Federer has a career win-loss record of 260-41 from the 58 grand slams he has contested for a winning percentage of 86.4 while Nadal’s is 88.1 on the back of a win-loss of 171-23 from 37 appearances (up to the end of the US Open in 2013).
Federer has won the year-ending ATP Championship – which brings together the top-8 players in the world – a record six times while Nadal has appeared in two finals without success.
Nadal has won a record 26 ATP World Masters 1000 tournaments – the nine biggest tournaments outside the grand slams – with Federer’s 21 placing him in third overall, one behind Ivan Lendl.
Nadal (83.7) has the best winning percentage in the Open Era for players who have notched up over 400 victories while Federer is in sixth spot with 81.1%.
In all, Federer is equal third with John McEnroe in career titles in the Open Era with 77, trailing Jimmy Connor (110) and Ivan Lendl (94). Nadal sits in eighth position with 61 singles titles.
Federer and Nadal have been rivals since they first met at the 2004 Miami Masters where the Spaniard won in straight sets. Between July 2005 and August 2009 they were the top-two in the rankings. They are the only pair of men to have been ranked in the top two for six consecutive calendar years, a feat that underlines their longevity as rivals.
As a result of that record the pair has met 20 times in finals, including a record eight in grand slams. In those eight grand slam deciders Nadal has come out on top six times – his two losses coming at Wimbledon in 2006 and 2007.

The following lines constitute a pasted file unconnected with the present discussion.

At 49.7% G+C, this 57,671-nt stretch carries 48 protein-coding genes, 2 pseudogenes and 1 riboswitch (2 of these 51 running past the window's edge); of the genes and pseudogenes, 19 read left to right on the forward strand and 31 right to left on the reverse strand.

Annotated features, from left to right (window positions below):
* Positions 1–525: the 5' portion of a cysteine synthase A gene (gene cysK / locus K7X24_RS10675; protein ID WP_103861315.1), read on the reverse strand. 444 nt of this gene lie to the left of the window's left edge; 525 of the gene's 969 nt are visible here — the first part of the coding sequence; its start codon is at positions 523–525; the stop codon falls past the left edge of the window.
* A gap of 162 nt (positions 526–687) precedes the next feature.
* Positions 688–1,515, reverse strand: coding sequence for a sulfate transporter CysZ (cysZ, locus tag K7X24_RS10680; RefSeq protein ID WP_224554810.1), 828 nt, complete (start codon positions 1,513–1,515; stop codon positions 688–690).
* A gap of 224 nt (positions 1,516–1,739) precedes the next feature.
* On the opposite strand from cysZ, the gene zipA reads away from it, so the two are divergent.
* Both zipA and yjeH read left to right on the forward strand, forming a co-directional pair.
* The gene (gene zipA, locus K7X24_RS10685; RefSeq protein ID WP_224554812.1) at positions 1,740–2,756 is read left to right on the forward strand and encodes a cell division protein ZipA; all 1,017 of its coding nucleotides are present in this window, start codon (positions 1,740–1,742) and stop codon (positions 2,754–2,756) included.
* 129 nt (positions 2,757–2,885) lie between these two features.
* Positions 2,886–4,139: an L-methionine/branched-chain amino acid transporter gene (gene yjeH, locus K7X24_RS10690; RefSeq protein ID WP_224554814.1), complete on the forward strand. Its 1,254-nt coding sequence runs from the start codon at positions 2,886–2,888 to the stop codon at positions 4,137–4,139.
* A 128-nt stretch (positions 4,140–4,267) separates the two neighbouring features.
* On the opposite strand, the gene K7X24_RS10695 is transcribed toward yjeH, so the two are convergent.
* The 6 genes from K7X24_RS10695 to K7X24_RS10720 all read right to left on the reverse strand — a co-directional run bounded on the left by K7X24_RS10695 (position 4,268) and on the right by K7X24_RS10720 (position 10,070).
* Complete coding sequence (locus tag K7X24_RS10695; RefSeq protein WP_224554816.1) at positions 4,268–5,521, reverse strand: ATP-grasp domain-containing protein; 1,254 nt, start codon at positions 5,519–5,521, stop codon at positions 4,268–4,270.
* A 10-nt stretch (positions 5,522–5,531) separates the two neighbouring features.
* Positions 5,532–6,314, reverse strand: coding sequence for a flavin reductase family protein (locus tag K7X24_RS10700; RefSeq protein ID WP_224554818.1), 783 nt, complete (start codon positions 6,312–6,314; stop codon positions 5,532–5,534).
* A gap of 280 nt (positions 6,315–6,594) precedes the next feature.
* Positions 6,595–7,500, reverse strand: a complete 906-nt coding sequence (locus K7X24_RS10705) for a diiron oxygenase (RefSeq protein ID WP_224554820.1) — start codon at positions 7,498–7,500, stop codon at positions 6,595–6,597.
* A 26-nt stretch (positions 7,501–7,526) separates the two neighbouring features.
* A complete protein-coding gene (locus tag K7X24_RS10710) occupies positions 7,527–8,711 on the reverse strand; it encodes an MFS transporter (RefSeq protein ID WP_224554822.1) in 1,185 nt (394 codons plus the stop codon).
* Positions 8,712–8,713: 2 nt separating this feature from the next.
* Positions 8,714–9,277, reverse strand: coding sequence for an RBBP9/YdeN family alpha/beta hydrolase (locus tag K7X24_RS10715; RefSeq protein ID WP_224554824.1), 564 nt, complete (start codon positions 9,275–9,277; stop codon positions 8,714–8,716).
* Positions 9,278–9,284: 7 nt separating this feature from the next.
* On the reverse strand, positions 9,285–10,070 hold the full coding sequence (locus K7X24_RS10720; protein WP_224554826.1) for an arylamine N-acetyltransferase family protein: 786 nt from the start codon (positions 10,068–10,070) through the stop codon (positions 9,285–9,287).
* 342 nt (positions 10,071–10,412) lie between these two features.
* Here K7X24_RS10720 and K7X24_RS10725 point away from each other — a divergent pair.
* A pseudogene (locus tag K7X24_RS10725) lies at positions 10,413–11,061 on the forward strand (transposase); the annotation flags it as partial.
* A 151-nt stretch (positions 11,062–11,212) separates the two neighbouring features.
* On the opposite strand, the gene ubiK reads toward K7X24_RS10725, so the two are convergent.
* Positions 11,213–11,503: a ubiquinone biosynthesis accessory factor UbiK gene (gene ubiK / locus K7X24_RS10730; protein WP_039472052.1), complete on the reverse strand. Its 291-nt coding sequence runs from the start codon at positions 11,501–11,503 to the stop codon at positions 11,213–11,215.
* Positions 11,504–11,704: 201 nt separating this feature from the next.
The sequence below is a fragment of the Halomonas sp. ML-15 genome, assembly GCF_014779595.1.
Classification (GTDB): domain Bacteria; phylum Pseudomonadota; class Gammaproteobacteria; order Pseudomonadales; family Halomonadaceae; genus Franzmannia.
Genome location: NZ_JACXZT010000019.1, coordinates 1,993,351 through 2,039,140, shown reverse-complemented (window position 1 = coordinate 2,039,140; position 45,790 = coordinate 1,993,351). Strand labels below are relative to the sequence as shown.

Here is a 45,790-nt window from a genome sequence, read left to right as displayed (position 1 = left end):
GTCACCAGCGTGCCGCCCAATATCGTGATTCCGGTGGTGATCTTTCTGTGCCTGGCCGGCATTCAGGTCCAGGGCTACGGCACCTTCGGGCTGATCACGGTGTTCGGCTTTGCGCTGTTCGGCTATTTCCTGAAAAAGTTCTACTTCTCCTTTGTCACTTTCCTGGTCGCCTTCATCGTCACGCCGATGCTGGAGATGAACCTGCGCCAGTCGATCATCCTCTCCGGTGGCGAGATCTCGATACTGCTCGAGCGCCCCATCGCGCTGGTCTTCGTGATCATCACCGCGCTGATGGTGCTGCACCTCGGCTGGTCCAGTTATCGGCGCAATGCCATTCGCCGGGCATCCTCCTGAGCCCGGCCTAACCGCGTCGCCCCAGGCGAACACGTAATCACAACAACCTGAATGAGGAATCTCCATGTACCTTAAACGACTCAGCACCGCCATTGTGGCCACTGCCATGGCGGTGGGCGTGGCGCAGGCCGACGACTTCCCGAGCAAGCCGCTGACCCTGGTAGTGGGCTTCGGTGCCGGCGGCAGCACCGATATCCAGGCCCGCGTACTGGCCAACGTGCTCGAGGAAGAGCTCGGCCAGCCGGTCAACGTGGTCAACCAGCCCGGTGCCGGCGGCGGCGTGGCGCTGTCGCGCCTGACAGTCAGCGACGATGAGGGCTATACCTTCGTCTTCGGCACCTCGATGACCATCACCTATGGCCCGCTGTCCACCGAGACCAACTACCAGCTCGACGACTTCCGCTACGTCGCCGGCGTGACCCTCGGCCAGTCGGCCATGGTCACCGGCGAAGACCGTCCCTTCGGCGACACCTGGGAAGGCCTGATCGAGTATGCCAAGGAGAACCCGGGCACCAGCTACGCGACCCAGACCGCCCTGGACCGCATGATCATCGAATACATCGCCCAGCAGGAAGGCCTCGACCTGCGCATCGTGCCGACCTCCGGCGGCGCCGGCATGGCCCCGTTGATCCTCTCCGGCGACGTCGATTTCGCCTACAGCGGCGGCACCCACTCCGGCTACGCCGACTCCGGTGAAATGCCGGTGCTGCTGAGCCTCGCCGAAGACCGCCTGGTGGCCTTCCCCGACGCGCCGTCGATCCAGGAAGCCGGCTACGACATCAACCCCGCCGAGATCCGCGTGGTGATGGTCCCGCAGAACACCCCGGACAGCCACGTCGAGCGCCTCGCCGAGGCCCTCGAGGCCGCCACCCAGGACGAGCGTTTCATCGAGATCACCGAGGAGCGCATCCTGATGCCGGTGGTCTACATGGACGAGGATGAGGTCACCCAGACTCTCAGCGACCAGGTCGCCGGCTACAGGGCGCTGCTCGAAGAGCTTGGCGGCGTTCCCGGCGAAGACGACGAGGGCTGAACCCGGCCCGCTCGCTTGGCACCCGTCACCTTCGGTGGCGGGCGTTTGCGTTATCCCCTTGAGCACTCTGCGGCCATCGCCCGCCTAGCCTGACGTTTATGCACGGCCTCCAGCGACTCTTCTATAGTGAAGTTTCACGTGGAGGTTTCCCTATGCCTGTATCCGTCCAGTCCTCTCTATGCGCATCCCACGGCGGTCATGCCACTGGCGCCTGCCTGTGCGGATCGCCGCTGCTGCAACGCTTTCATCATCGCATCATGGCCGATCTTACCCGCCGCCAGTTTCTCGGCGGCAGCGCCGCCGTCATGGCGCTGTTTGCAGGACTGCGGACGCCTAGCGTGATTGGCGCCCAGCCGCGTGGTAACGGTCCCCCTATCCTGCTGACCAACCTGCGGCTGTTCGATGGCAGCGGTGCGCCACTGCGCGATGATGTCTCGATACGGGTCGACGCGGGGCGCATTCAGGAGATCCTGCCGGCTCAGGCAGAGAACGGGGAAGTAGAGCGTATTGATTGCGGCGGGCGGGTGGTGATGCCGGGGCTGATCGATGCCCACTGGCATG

Overall they have clashed 32 times on the ATP Tour with Nadal holding a convincing 22-10 advantage, although it should be noted that 15 of those encounters have been played on his favoured clay courts. Eleven of those meetings have gone to a deciding set.
Federer has been incredibly resilient with the current Australian Open his 57th consecutive grand slam tournament. Nadal has missed four grand slams through injury – 2006 & 2013 Australian Open, 2009 Wimbledon, and the 2012 US Open.
Federer’s success rate has fallen away in the past few years with his win at Wimbledon in 2012 the only major he has won from his past 15 attempts leading into this year’s Australian Open. He is five years older than Nadal. In the last five calendar years Federer has won four singles grand slam titles. Interestingly, if Nadal was to replicate that output he would have the same number of grand slam titles – 17 – at the same age that Federer is now.
Whether Federer can conjure another win in a slam remains debatable. This year’s Wimbledon may represent his best chance. Nadal, should he stay fit and healthy, seems destined to add to his tally. Time alone will tell whether he can eclipse Federer’s record.
Regardless, he has already constructed a record that stands up extremely well against the man who so often is spoken about in tandem with the great Rod Laver.
Already his record shows that he should be bracketed with Federer and Laver when it comes to discussing the merits of who is the best of all-time.
First published on ‘The Roar’ – theroar.com.au – on 20 January 2014